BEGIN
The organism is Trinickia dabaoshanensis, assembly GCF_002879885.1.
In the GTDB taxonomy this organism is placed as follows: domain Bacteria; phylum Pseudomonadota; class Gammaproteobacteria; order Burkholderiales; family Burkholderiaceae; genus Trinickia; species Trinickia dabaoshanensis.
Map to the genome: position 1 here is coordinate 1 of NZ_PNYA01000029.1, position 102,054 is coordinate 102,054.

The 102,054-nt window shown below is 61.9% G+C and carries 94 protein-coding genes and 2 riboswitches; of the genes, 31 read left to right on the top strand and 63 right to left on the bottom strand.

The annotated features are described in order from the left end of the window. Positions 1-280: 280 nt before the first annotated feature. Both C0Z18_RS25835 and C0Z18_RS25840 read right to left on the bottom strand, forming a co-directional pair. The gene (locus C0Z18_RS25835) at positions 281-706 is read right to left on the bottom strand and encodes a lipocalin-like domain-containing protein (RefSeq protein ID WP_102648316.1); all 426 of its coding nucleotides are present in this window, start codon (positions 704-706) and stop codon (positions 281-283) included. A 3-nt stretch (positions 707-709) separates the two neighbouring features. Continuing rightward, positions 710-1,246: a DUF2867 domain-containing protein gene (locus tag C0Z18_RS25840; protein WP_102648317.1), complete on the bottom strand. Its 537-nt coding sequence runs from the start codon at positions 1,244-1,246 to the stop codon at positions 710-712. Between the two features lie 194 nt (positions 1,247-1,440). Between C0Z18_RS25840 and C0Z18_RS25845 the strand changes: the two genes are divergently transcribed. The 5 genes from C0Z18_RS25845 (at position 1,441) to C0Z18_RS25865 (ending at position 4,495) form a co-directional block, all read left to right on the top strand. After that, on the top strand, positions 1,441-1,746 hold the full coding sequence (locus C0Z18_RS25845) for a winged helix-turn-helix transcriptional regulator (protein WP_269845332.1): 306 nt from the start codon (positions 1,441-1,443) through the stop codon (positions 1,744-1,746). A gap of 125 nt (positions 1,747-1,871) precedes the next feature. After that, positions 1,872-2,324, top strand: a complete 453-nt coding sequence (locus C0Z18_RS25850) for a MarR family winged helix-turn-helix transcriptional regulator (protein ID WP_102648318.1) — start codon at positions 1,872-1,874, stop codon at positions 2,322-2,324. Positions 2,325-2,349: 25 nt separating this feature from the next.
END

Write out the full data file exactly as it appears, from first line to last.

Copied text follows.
The organism is Trinickia dabaoshanensis, assembly GCF_002879885.1.
In the GTDB taxonomy this organism is placed as follows: domain Bacteria; phylum Pseudomonadota; class Gammaproteobacteria; order Burkholderiales; family Burkholderiaceae; genus Trinickia; species Trinickia dabaoshanensis.
Map to the genome: position 1 here is coordinate 1 of NZ_PNYA01000029.1, position 102,054 is coordinate 102,054.

The 102,054-nt window shown below is 61.9% G+C and carries 94 protein-coding genes and 2 riboswitches; of the genes, 31 read left to right on the top strand and 63 right to left on the bottom strand.

The annotated features are described in order from the left end of the window. Positions 1-280: 280 nt before the first annotated feature. Both C0Z18_RS25835 and C0Z18_RS25840 read right to left on the bottom strand, forming a co-directional pair. The gene (locus C0Z18_RS25835) at positions 281-706 is read right to left on the bottom strand and encodes a lipocalin-like domain-containing protein (RefSeq protein ID WP_102648316.1); all 426 of its coding nucleotides are present in this window, start codon (positions 704-706) and stop codon (positions 281-283) included. A 3-nt stretch (positions 707-709) separates the two neighbouring features. Continuing rightward, positions 710-1,246: a DUF2867 domain-containing protein gene (locus tag C0Z18_RS25840; protein WP_102648317.1), complete on the bottom strand. Its 537-nt coding sequence runs from the start codon at positions 1,244-1,246 to the stop codon at positions 710-712. Between the two features lie 194 nt (positions 1,247-1,440). Between C0Z18_RS25840 and C0Z18_RS25845 the strand changes: the two genes are divergently transcribed. The 5 genes from C0Z18_RS25845 (at position 1,441) to C0Z18_RS25865 (ending at position 4,495) form a co-directional block, all read left to right on the top strand. After that, on the top strand, positions 1,441-1,746 hold the full coding sequence (locus C0Z18_RS25845) for a winged helix-turn-helix transcriptional regulator (protein WP_269845332.1): 306 nt from the start codon (positions 1,441-1,443) through the stop codon (positions 1,744-1,746). A gap of 125 nt (positions 1,747-1,871) precedes the next feature. After that, positions 1,872-2,324, top strand: a complete 453-nt coding sequence (locus C0Z18_RS25850) for a MarR family winged helix-turn-helix transcriptional regulator (protein ID WP_102648318.1) — start codon at positions 1,872-1,874, stop codon at positions 2,322-2,324. Positions 2,325-2,349: 25 nt separating this feature from the next.